General Description 2

Foundation

The cast iron cylinder, 30-feet in diameter, 44-feet, 9-inches high, is attached to a 32-foot square wooden caisson sunk 12 feet into the bottom. The plates forming the cylinder are 6 feet, 3 inches tall, and bolted together into seven horizontal bands or courses with the flanges of the plates turned inward to give the exterior a uniform smooth surface. The upper or top band flares outward like a trumpet providing support and additional deck space for the lower gallery deck. The cylinder is filled with concrete except where the cellar is formed. There are four porthole-type openings in the upper plate tier to provide light into the cellar area. The cylinder is painted a dark red/brown.

Cellar

The cellar is located in the upper portion of the foundation cylinder, accessed by a wooden stairwell located off the foyer. Below this level, the cylinder is solid except for a cistern. There are four portholes located in the upper cast-iron-plate course of the foundation cylinder. These provide light into the cellar areas except the oil and coal room. Acrylic sheets with drilled holes for ventilation have been placed over the porthole openings and caulked in place.

Vaulted masonry, which spring from rolled iron beams that span the outer walls, supports the floor of the first level. The cellar has been partitioned with masonry walls. Off the main room, a coal storage room has a wooden door. Next to it is another room with an iron door, which probably served as the oil room. A third smaller room probably served as storage and has a wooden door. All the doors have arched tops to fit the door aperture, and all doors appear to be original. The doorframes for these rooms are made of cast iron. Below the cellar level is at least one water cistern built into the concrete pour. The floor of the cellar is cement. Along one side of the main cellar room is a wooden bench made of 8-inch-square wooden timbers, which, from paint ghosts, appear to have been used to store three 55-gallon-sized oil tanks. On the exterior of the foundation cylinder, is a large funnel-like opening just to the north side of the east ladder, which may have been a coal chute to the coal room.

Dwelling

The two-story brick dwelling is octagonal in shape, 10 feet, 6 inches to 10 feet, 10 inches wide on each exterior side. The brick portion of the structure is painted red, the tower is painted red, and the lantern is painted black. A kitchen, pantry, and sitting room were located on the first level, and two bedrooms are located on the second level.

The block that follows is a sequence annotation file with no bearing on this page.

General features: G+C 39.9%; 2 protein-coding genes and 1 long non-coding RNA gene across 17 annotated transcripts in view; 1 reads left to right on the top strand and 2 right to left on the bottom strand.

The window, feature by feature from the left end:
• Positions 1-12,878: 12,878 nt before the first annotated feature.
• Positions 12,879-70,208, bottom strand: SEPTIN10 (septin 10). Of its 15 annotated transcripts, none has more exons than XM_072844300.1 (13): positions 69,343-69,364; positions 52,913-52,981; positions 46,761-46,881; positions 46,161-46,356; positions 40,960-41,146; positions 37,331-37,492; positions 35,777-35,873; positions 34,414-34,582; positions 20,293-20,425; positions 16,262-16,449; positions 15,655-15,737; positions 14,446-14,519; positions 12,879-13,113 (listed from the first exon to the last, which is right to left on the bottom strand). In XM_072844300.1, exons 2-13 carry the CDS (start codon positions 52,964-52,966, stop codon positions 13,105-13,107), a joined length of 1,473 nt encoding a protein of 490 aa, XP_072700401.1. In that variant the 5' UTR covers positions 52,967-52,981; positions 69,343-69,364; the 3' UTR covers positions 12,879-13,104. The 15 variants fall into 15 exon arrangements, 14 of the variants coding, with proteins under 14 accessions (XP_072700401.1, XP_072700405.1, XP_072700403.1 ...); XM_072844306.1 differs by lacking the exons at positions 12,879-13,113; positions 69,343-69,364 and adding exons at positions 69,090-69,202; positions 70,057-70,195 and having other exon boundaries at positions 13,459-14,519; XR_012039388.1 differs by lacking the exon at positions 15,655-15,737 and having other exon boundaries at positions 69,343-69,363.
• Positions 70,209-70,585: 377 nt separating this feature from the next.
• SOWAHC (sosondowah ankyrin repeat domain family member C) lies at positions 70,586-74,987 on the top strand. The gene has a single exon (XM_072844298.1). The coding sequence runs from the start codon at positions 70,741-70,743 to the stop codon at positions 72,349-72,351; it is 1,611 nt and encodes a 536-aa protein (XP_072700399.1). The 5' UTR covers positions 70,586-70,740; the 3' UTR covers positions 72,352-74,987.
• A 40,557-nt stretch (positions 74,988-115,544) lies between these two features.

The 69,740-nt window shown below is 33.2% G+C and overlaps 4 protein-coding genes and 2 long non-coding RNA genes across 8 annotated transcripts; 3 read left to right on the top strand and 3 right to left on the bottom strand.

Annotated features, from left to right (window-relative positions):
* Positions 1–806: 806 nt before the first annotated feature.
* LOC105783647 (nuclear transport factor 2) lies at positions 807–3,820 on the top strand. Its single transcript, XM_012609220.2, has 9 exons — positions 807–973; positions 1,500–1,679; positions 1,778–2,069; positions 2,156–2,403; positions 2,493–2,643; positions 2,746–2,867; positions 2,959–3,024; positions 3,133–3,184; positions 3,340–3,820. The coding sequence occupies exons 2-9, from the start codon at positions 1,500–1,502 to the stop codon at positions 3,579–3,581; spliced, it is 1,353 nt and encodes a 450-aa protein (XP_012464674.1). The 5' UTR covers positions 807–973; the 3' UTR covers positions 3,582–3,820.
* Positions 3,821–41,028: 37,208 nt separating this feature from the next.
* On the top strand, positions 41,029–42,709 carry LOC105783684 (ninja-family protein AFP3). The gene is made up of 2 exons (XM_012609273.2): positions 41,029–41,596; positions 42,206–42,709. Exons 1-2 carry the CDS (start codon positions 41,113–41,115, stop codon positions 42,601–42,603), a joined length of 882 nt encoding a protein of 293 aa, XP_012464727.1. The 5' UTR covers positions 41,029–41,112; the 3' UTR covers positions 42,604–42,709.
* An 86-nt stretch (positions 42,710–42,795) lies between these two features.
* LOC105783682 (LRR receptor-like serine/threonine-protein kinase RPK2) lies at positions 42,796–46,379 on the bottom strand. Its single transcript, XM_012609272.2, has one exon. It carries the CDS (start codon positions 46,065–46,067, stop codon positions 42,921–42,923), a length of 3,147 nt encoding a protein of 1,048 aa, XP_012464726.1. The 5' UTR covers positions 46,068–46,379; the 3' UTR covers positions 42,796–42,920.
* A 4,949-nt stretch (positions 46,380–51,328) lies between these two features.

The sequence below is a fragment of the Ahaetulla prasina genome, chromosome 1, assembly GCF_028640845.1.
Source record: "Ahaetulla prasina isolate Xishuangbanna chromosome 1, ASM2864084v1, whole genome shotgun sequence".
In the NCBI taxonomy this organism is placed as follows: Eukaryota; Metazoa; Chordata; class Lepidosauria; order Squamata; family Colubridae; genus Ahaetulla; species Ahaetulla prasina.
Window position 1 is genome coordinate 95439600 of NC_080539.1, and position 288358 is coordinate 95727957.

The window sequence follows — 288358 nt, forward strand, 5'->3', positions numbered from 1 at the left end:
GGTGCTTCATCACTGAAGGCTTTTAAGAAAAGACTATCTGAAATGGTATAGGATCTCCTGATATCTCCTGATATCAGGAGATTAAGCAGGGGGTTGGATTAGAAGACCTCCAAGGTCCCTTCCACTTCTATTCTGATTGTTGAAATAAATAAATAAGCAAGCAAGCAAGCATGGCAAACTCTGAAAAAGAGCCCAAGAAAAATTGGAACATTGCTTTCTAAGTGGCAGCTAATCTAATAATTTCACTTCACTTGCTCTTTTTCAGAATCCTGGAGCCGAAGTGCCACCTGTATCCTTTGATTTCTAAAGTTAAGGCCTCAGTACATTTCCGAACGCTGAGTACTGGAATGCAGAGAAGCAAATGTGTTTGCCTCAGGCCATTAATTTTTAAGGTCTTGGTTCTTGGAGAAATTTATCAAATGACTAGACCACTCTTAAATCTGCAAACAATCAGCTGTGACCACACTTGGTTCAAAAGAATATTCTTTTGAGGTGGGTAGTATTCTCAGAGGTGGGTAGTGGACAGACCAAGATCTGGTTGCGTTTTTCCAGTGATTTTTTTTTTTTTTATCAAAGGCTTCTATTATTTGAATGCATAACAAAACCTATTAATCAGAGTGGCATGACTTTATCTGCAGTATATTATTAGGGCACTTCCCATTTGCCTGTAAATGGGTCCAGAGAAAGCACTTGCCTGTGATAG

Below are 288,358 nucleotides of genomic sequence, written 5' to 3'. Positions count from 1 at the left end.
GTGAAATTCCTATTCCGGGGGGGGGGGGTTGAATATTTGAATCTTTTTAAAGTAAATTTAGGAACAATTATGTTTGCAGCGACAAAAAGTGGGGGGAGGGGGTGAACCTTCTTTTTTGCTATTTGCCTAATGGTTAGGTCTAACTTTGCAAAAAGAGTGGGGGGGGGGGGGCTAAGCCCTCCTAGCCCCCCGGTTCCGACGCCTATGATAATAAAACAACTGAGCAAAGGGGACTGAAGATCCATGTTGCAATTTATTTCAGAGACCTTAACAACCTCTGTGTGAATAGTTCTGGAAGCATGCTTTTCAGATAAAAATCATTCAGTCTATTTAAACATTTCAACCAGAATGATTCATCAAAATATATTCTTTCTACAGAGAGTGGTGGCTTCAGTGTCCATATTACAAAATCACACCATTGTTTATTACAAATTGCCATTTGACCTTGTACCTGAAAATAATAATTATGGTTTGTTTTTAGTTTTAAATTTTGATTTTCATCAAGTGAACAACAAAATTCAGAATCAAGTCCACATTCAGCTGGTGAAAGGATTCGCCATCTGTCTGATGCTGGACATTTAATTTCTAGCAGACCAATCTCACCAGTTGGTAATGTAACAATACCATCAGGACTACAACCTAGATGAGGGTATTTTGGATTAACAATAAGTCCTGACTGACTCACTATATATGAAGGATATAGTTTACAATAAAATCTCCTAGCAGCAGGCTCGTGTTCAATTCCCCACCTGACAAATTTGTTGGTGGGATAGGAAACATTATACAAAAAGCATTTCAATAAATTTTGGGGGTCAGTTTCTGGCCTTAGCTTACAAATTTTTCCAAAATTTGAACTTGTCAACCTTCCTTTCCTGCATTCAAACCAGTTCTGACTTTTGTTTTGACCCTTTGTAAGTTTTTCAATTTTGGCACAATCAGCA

The gallery deck is brick and overlays the cylinder fill. The gallery balustrade surrounds the perimeter of the slab. It is made of solid curved cast-iron sections, 45 inches long and 232 inches high, which conform to the shape of the diameter of the foundation cylinder parameter. This balustrade wall is surmounted with a 2-inch-diameter pipe rail supported by 2-inch-diameter pipe balusters. The privy, located on the southwest side of the lower gallery deck, overhangs the deck and is supported by cast-iron brackets attached to the foundation cylinder. The privy is iron, semi-octagonal in shape (that is only five of the eight sides make up the structure, the door makes up the sixth truncated side of the structure), with a pyramid roof surmounted by a ventilation spike. A small porthole window is located on each face of the privy to the right and left of the privy door opening; the door is missing. A small metal overhang protects the door entrance. The two pairs of davits and the landing ladder on the west side have been removed; both the davit windlass wheels and the east-landing ladder remain.

The dwelling has a decorative lower single and upper double molded brick masonry belt course between the first and second level. At the top of the second level, there is a decorative molded brick cornice -- on the southwest, southeast, northeast and northwest sides this cornice consists of a lower five course corbelled band and an upper three course corbelled band; and on the south, west, north and east sides, this cornice consists of a lower three course corbelled band and upper three course corbelled band. The roof of the dwelling is a very shallow pyramid standing seam sheet metal roof.